About the Working Relations Index® Study: The 2019 North American Automotive OEM-Tier 1 Supplier Working Relations Index® Study was developed by Dr. John Henke, of Planning Perspectives, Inc. Now in its 19th year, the 2019 study was led by Plante Moran and was conducted from mid-March to early May. Respondents are salespersons from Tier-1 suppliers serving the Top 3 Detroit and Top 3 Japanese automakers. The annual study tracks supplier perceptions of working relations with their automaker customers in which they rate them across the six major purchasing areas broken down into 14 commodity areas. The results of the study are used to calculate the WRI® which can then be used to calculate the economic value of working relations based on a proprietary economic model. Respondents represented 635 salespersons from 414 Tier-1 suppliers, representing about 60% of the six OEMs’ annual buy. The sales personnel provided data on 2,024 buying situations (e.g., supplying brake systems to FCA US, tires to Toyota, seats to GM). Demographically, the supplier-respondents represent 43 of the Top 50 NA suppliers and 74 of the Top 100 NA suppliers.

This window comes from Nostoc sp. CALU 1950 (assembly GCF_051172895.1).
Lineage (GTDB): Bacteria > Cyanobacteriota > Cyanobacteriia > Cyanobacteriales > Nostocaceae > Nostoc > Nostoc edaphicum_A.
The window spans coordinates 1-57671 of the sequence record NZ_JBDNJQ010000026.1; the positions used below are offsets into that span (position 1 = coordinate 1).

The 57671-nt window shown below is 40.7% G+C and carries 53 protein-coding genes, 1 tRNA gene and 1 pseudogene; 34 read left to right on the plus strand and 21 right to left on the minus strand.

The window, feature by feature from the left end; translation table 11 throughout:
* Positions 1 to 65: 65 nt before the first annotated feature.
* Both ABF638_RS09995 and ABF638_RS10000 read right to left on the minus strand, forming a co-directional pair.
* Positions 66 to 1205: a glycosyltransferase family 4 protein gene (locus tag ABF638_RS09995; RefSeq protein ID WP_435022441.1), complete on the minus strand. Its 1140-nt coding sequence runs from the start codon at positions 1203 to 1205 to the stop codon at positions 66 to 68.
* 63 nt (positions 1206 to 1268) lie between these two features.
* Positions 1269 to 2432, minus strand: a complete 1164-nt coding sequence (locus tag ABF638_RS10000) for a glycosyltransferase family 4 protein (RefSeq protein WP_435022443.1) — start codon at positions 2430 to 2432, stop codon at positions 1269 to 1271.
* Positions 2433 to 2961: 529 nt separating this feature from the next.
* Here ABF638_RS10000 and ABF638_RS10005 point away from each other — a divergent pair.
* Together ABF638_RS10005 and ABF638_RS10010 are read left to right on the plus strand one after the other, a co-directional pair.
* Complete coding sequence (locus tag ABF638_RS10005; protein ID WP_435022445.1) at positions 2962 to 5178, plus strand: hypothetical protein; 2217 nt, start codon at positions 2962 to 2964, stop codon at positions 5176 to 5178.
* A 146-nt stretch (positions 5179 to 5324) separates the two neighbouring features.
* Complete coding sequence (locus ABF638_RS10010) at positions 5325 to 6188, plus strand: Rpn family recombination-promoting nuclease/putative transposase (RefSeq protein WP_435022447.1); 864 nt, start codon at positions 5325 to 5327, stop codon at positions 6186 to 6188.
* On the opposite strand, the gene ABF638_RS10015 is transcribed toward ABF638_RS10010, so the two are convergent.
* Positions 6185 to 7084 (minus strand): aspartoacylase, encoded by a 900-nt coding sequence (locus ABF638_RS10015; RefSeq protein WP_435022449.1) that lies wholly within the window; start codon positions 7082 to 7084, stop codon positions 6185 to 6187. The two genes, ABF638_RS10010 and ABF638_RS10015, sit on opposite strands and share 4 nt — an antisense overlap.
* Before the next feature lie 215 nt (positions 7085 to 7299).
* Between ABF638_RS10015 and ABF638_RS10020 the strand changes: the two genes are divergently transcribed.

About Plante Moran: Recognized as a leader in automotive and mobility strategy, Plante Moran is among the nation's largest accounting, tax and consulting firms and provides a full line of services to organizations across many industry segments. In addition to automotive, Plante Moran has depth of expertise in manufacturing and distribution, private equity, Japanese-owned businesses, financial institutions, service, health care, public sector and real estate and construction. Headquartered in Southfield, Michigan, Plante Moran has a staff of more than 3,000 professionals throughout Colorado, Illinois, Michigan and Ohio with international offices in China, Mexico, India and Japan. Plante Moran has been recognized by several organizations, including FORTUNE magazine, as one of the country's best places to work. For more information, visit plantemoran.com.